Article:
• sea-surface;
  • Baffin Bay;
  • Holocene;
  • polynya;
  • palynology;
  • transfer function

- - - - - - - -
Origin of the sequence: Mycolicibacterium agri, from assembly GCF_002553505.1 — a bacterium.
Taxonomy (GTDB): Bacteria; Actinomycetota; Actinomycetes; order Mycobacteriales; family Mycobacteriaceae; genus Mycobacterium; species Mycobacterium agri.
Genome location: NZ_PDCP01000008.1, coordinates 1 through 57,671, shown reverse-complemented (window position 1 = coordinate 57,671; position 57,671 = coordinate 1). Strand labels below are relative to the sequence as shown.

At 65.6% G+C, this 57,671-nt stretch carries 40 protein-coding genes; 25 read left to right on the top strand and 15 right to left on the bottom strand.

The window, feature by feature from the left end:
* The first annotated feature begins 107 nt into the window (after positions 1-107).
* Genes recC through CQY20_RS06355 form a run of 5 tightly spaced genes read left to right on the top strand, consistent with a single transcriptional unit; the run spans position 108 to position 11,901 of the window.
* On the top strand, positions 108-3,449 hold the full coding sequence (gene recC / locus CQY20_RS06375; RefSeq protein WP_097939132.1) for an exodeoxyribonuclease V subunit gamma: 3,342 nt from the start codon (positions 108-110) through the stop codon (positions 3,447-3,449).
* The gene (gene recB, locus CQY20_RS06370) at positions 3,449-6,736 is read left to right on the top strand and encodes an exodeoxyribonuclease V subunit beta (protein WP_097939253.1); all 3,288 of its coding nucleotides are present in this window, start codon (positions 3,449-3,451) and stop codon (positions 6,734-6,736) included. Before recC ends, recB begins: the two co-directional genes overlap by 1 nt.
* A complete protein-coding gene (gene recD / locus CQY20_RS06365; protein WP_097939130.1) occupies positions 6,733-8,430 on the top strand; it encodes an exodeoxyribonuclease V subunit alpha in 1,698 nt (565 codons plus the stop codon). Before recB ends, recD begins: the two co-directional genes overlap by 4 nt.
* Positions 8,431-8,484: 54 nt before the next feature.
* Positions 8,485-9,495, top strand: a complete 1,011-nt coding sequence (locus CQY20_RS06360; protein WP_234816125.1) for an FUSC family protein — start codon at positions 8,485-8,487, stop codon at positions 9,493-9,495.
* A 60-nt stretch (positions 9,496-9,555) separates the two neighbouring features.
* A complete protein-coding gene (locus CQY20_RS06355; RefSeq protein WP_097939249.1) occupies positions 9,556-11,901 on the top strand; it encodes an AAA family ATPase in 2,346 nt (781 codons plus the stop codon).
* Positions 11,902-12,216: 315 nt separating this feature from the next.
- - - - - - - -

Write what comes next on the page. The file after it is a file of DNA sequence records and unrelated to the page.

The analysis of cores collected in northernmost Baffin Bay, from within the area of the North Water Polynya, permits definition of a composite sedimentary sequence ca. 12 m thick spanning the last 10 000 14C yr, with only a few discontinuities. Palynological analyses were performed in order to reconstruct changes in surface water conditions and biogenic production. Transfer functions, using dinocyst assemblages, were applied to estimate sea-surface temperature (SST) and salinity, as well as the seasonal duration of sea ice cover. At the base of the record, prior to 9300 14C yr BP, dinocysts and organic linings of benthic foraminifers are sparse, indicating harsh conditions and low productivity. After ca. 9300 14C yr BP, the increased concentration of benthic foraminifers (up to 103 linings cm−3) and dinocyst fluxes (102–103 cysts cm−2 yr−1) reveals high biological productivity related to open-water conditions. The early to middle Holocene, from ca. 9000 to ca. 3600 14C yr BP, is marked by relatively high species diversity in dinocyst assemblages and the significant occurrence of autotrophic taxa such as Spiniferites elongatus, Pentapharsodinium dalei and Impagidinium pallidum. This assemblage suggests conditions at least as warm as at present. From ca. 6400 to ca. 3600 14C yr BP, transfer functions indicate warmer conditions than at present, with SST in August fluctuating up to 5.5°C. After 3600 14C yr BP, the dinocyst record suggests a trend of decreasing temperature toward modern values, marked by recurrent cooling events. Copyright © 2001 John Wiley & Sons, Ltd.